We are always amazed when superstar authors wield the “Um, I dunno.” defense against plagiarism.
Take Dan Brown, who today had his day in court (in London) to fend off attacks from researchers who claim he pilfered their findings to create the multi-million copy best-seller soon to be rammed down every mammalian throat via Sony Pictures.
Brown’s novel defense, via Reuters?
“Presiding judge Peter Smith pointed out that in the Internet age, it was difficult for researchers to know the provenance of the material they were reading. He also questioned exactly what the central theme of The Holy Blood, and the Holy Grail was…Jonathan James, representing the historians at London’s High Court, countered: “If you are researching, it is up to you to know what source you are looking at”.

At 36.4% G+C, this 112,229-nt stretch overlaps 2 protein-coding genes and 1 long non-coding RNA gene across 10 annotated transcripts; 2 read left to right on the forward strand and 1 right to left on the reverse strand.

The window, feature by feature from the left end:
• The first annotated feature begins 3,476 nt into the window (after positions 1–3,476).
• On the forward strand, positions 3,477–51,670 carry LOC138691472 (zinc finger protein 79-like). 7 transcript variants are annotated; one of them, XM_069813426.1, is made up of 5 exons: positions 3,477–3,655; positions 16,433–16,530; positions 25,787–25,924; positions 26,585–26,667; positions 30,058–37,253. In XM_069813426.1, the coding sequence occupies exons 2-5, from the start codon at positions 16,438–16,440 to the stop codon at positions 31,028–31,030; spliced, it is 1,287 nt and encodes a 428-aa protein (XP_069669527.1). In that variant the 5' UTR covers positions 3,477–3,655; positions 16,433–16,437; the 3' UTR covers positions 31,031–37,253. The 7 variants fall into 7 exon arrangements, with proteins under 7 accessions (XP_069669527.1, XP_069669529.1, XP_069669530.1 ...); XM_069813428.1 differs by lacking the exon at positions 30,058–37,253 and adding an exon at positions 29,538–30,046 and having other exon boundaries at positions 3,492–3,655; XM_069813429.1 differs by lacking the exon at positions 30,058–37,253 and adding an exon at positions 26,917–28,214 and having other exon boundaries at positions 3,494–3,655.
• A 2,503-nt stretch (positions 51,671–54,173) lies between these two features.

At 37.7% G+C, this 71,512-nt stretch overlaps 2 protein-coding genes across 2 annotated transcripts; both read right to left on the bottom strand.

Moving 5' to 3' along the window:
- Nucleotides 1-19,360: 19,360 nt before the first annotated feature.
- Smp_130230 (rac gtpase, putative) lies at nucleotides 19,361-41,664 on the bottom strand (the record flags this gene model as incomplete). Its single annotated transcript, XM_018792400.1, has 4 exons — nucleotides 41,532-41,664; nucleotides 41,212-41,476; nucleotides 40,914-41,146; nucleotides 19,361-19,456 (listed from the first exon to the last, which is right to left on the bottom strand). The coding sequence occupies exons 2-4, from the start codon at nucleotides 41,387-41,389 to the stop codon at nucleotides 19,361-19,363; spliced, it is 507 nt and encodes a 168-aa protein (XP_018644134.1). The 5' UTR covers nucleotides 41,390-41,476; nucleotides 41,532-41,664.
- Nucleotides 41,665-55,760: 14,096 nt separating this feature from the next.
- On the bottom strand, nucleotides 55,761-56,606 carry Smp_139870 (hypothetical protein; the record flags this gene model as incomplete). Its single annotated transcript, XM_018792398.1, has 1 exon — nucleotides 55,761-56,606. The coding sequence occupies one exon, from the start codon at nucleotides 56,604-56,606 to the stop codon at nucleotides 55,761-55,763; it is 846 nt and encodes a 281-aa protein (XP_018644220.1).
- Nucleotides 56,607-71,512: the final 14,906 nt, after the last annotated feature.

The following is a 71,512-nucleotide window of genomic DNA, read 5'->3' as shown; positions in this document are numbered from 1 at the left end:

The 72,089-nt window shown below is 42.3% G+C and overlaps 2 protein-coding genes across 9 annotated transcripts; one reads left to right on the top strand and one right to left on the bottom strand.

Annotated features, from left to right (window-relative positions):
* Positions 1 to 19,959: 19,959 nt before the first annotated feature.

Really? ‘I found it on the Internet, so it must be fair game?’ That’s the defense?
Meanwhile, this whole case is a textbook Inverted Frey: Wherein an author purposely publishes truthful research but claims it as his own.
Since Johnnie Cochran‘s demise, we’ve run out of things to rhyme with “you must acquit” and so we have no clever catch-phrase to apply here.
We look to you, the FishbowlLA reader, to supply one that’s both rhythmic and legally apropos of nothing. As a starter, we’ll offer you, “If Christ’s kids are illegit, you must acquit!”